Here are a few tweets and my response.
Luqman Michel @luqmanmichel
Most of the so-called dyslexic kids are kids who have disengaged from learning to read due to confusion. They shut down from learning to read. Get rid of the root causes and you will not have to blame Phonics or Lucy Calkins or BL.
Teaching EcoSystems Matter @CreditFlex
Not sure I’d say “most”. But really have had difficulty narrowing down the real percentage.
Luqman Michel @luqmanmichel
The dyslexia advocates try to convince the world it is around 15 to 20%. Some researchers have said it is about 2 %. Recently David Boulton said it s/b around 3 to 5 %.
Here is the latest discussion between David Boulton and
Andrew Johnson where this is mentioned. LINK
My comments now:
The following is extracted from the International Dyslexia Association website.
What is dyslexia? Dyslexia is a language-based learning disability.
If dyslexia is a language-based learning disability why are kids able to read in many languages including Italian, Finnish, Malay, and many other languages? It is high time that we change the definition of dyslexia. Read more Here.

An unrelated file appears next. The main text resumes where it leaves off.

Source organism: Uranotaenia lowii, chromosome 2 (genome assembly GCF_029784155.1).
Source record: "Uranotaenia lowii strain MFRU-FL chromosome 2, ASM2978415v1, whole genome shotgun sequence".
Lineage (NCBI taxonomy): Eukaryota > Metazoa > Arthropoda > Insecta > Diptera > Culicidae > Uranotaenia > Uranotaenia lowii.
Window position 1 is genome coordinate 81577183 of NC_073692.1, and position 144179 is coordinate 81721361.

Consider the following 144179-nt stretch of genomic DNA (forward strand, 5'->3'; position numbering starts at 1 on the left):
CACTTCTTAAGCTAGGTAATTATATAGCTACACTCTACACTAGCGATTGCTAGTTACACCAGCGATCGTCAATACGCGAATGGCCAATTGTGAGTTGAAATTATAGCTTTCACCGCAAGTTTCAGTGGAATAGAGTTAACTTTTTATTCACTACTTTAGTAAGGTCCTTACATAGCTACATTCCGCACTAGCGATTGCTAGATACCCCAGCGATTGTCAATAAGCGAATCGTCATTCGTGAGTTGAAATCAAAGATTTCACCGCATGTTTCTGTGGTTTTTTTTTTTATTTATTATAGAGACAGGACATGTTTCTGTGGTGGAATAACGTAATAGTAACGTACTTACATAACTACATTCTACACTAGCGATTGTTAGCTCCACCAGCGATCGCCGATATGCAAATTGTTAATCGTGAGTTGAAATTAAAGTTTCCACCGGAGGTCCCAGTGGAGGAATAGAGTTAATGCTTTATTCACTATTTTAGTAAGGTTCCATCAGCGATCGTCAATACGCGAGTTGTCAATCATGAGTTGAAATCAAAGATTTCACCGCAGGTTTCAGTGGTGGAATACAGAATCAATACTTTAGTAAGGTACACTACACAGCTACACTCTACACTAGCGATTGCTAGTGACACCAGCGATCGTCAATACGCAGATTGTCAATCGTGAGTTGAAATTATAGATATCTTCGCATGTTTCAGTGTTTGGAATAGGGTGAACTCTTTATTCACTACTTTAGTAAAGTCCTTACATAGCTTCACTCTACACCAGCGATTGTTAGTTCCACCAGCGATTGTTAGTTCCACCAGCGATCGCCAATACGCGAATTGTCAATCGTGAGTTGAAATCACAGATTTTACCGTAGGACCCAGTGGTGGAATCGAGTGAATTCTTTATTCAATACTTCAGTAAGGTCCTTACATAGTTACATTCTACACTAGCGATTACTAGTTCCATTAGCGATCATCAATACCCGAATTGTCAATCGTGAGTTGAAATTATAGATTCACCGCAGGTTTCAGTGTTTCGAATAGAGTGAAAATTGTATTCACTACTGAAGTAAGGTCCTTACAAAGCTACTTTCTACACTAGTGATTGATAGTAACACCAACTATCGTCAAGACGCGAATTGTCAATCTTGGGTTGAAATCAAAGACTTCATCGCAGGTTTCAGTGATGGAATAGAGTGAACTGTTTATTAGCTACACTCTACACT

Many of my students were certified as dyslexic by experts in Singapore and Sydney and then when there was someone qualified in Sabah I had one student certified as dyslexic by the Sabah expert.
Most of the others with no certificate were similar kids who could not read in English but among them many were able to read in Malay and Hanyu Pinyin.
Because of the various definitions, I decided to call all my students shut-down kids or disengaged kids. They had disengaged from learning to read due to confusion as a result of wrong teaching.
One trait of all these kids that is universal is that they are unable to read in English.
So, instead of quibbling on the definition and the percentage of students who are dyslexic – severely, not so severely and mildly – why don’t we focus on how to ensure they do not disengage from learning to read?
kids who are unable to read are able to read share the link to my book with
your contacts. LINK
Here is a quote by Nancy Hennessy who was president of the International Dyslexia Association (IDA) from 2003-2005.
“……even if we settle on a middle number, let us say 10%; that still leaves a lot of children who are not dyslexic, whose brains are not wired any different way, who have reading difficulty.
We are not supporting the learning of our teachers in order for them to do what we are talking about
We still don’t have the capacity nor the will to change what it is that we are doing with reading early on and so consequently unless we make those significant changes we are not only going to lose the dyslexics but I am also concerned about these other children; these other struggling readers.”